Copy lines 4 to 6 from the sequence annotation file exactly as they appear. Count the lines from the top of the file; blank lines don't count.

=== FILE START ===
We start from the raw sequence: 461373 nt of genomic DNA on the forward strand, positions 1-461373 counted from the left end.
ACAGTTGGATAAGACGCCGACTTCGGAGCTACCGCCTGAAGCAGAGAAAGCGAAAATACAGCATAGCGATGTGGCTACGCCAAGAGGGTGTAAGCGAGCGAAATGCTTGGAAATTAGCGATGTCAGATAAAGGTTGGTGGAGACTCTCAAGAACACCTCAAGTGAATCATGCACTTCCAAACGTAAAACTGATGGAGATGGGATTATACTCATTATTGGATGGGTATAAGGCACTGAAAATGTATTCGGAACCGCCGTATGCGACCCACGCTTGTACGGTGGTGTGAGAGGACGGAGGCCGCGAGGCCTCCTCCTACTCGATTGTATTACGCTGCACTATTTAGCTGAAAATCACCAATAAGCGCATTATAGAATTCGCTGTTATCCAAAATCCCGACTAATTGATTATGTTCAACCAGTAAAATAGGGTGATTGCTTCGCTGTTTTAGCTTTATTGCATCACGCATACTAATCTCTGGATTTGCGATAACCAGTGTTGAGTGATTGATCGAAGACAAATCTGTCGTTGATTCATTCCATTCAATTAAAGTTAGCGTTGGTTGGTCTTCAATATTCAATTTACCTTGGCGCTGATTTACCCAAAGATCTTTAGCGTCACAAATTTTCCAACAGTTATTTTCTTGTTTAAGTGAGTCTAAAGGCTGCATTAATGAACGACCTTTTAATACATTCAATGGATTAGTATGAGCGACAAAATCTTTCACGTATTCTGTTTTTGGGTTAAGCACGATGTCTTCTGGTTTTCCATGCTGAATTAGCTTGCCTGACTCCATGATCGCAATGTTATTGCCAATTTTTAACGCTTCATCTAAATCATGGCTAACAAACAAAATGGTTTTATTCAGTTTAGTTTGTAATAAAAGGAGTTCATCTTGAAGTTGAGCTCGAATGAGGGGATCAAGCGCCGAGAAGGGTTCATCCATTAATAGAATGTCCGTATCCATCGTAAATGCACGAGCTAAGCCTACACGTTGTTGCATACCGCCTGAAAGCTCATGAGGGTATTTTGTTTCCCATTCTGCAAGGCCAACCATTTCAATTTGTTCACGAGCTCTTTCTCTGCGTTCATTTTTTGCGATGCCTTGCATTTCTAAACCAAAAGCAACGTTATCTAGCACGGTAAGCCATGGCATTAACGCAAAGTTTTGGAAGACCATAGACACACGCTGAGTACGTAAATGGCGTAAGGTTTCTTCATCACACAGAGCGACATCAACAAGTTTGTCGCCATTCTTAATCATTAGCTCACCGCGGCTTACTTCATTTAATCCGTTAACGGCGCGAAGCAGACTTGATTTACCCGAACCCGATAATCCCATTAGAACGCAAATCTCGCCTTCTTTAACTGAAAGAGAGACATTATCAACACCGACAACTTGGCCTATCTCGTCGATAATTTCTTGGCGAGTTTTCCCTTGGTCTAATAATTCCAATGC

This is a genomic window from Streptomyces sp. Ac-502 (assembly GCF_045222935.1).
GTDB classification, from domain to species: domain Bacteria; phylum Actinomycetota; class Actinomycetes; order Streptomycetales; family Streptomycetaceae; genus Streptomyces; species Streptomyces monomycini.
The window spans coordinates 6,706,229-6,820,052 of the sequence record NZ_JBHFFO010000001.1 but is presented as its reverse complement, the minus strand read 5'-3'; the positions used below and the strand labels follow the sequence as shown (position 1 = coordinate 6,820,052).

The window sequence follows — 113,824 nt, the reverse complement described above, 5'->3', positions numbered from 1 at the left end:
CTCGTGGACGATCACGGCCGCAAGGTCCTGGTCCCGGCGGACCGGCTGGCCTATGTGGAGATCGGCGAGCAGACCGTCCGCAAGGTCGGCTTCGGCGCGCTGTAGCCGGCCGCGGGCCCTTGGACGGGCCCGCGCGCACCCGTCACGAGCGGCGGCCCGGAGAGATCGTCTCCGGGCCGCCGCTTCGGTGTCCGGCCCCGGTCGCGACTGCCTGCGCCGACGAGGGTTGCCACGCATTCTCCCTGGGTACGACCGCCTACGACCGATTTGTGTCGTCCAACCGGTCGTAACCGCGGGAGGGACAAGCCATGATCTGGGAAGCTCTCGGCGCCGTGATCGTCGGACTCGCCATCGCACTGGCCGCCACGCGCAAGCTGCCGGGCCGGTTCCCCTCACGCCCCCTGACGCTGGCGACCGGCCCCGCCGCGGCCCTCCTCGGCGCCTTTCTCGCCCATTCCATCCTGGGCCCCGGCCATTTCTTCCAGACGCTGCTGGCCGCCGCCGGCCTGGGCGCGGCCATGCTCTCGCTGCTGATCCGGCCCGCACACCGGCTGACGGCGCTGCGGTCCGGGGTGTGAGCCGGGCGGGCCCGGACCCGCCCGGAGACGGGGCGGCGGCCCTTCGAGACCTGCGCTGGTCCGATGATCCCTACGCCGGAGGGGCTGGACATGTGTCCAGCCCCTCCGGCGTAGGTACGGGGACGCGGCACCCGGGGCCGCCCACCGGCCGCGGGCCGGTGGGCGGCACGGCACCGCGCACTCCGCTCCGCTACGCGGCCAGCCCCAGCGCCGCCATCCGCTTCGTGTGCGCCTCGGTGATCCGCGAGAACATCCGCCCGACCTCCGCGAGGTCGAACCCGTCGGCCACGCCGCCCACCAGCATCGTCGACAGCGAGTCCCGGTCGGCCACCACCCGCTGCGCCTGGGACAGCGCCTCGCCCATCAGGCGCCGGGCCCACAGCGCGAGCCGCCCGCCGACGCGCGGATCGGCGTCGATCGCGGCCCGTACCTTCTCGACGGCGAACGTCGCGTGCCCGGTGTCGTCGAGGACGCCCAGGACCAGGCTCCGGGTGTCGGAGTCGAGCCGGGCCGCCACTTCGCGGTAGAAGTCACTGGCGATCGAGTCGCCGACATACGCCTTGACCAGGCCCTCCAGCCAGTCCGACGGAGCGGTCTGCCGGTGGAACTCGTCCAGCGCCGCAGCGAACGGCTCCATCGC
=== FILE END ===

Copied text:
GTDB classification, from domain to species: domain Bacteria; phylum Actinomycetota; class Actinomycetes; order Streptomycetales; family Streptomycetaceae; genus Streptomyces; species Streptomyces monomycini.
The window spans coordinates 6,706,229-6,820,052 of the sequence record NZ_JBHFFO010000001.1 but is presented as its reverse complement, the minus strand read 5'-3'; the positions used below and the strand labels follow the sequence as shown (position 1 = coordinate 6,820,052).

The window sequence follows — 113,824 nt, the reverse complement described above, 5'->3', positions numbered from 1 at the left end: